- Most district programs are blended, instead of fully online.
- Intermediate units, BOCES, county offices, and other education service agencies are taking on important roles.
- State virtual schools are dividing into two tiers—those with significant impact and those without—largely based on funding model.
- Several states passed important new online learning laws, some of which cited the Ten Elements of Digital Learning created by Digital Learning Now.
- The Common Core State Standards are taking hold, common assessments are next, and open educational resources are an increasingly important element.
- The provider landscape is changing rapidly.
- Special student needs gain new focus.
Via Scoop.it – The eLearning Site
A systematic search of the research literature from 1996 through July 2008 identified more than a thousand empirical studies of online learning. Analysts screened these studies to find those that (a) contrasted an online to a face-to-face condition, (b) measured student learning outcomes, (c) used a rigorous research design, and (d) provided adequate information to calculate an effect size. As a result of this screening, 51 independent effects were identified that could be subjected to meta-analysis. The meta-analysis found that, on average, students in online learning conditions performed better than those receiving face-to-face instruction. The difference between student outcomes for online and face-to-face classes—measured as the difference between treatment and control means, divided by the pooled standard deviation—was larger in those studies contrasting conditions that blended elements of online and face-to-face instruction with conditions taught entirely face-to-face. Analysts noted that these blended conditions often included additional learning time and instructional elements not received by students in control conditions. This finding suggests that the positive effects associated with blended learning should not be attributed to the media, per se. An unexpected finding was the small number of rigorous published studies contrasting online and face-to-face learning conditions for K–12 students. In light of this small corpus, caution is required in generalizing to the K–12 population because the results are derived for the most part from studies in other settings (e.g., medical training, higher education).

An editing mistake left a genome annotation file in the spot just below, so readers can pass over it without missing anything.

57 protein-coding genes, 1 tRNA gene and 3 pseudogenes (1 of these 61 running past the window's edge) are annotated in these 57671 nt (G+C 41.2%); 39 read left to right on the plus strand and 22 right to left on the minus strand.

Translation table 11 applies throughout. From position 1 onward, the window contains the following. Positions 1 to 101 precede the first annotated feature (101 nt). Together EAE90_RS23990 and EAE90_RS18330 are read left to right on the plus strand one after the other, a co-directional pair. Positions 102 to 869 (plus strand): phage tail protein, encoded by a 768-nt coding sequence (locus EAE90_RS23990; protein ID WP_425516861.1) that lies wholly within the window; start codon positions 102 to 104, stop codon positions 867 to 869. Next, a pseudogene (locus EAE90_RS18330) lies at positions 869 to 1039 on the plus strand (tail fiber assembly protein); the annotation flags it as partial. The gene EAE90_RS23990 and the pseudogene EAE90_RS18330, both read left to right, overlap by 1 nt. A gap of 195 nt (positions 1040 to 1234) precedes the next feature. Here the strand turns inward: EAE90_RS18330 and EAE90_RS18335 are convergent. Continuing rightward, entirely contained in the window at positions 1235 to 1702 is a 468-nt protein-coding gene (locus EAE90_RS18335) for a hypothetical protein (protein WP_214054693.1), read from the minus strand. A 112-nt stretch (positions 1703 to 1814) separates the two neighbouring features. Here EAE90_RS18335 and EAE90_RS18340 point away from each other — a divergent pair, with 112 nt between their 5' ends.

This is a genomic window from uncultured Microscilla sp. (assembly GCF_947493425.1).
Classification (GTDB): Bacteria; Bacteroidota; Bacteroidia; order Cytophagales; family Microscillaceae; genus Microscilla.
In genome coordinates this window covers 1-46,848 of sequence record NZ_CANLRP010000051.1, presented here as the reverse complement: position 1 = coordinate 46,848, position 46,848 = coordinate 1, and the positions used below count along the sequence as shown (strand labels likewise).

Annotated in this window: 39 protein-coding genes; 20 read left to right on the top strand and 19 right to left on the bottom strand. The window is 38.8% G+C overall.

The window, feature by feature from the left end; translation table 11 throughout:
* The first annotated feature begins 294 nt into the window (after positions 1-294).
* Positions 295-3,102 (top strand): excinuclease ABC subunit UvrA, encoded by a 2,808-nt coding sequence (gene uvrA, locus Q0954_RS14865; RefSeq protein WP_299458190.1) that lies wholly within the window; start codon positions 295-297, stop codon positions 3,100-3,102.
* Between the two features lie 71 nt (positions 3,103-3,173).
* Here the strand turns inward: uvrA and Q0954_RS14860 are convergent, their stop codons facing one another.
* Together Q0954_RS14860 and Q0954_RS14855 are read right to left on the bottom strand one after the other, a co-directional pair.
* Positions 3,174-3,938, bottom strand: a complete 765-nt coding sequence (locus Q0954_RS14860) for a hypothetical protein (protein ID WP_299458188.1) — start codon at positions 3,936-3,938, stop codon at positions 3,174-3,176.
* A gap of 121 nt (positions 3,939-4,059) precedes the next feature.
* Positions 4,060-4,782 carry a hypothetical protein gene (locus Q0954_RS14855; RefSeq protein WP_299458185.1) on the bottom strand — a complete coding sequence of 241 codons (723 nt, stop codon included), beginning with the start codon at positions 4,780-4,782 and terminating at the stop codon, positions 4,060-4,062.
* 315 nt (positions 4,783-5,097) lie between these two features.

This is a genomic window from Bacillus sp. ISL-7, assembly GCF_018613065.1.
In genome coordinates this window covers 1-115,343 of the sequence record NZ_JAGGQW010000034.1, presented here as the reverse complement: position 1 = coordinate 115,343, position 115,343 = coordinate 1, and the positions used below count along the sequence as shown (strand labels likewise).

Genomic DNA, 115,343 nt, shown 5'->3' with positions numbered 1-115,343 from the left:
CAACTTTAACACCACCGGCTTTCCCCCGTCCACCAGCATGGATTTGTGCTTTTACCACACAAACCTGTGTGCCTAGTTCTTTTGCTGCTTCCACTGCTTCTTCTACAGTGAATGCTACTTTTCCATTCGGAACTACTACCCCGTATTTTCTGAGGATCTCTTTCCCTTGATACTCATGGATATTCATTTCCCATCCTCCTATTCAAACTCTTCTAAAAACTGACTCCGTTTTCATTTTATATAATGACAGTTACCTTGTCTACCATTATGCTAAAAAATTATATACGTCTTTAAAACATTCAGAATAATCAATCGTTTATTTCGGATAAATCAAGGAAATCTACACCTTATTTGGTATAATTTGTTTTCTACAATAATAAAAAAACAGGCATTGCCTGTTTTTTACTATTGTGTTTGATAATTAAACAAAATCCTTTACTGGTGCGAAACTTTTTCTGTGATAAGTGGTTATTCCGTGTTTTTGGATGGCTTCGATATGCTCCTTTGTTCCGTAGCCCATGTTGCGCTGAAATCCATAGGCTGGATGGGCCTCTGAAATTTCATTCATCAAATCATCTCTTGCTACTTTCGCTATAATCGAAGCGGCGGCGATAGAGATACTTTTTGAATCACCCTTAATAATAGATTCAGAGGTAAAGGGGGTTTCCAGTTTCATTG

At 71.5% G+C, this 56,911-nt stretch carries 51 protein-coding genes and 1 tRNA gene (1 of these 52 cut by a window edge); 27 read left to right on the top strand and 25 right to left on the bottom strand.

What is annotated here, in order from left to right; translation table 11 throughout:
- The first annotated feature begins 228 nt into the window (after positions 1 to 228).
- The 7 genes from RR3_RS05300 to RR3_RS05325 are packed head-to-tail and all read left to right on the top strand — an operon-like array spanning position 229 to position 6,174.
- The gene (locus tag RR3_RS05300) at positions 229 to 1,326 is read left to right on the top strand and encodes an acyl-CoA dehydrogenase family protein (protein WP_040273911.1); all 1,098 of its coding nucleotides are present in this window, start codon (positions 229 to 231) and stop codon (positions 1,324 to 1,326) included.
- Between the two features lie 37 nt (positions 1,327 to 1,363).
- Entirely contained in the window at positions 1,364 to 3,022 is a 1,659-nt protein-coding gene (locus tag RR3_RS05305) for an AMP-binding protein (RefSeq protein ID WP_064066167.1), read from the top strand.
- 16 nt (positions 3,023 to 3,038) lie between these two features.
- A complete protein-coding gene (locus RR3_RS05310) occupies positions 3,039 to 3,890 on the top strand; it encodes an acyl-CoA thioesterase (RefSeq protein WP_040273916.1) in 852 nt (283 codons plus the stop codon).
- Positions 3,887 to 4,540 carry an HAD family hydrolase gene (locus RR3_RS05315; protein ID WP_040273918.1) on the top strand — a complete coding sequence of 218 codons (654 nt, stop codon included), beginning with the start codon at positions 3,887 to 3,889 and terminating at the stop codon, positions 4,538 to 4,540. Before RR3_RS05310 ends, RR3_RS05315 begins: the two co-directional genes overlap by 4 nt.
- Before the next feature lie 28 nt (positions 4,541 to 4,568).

Via Scoop.it – The eLearning Site
André Klein (Author)
“The best book on How to build an online teaching business that I did not write.” – Kirsten Winkler, education consultant
The most important thing about this book is that Andre unflinchingly spells out the simplicity of teaching online, and strips bare the misconceptions surrounding bells, whistles, toys and technology. After reading this, you will no longer feel overwhelmed about teaching online, and you’ll avoid the many pitfalls of teachers like myself who dived into the online world without Andre as a guide. – Sylvia Guinan, edupreneur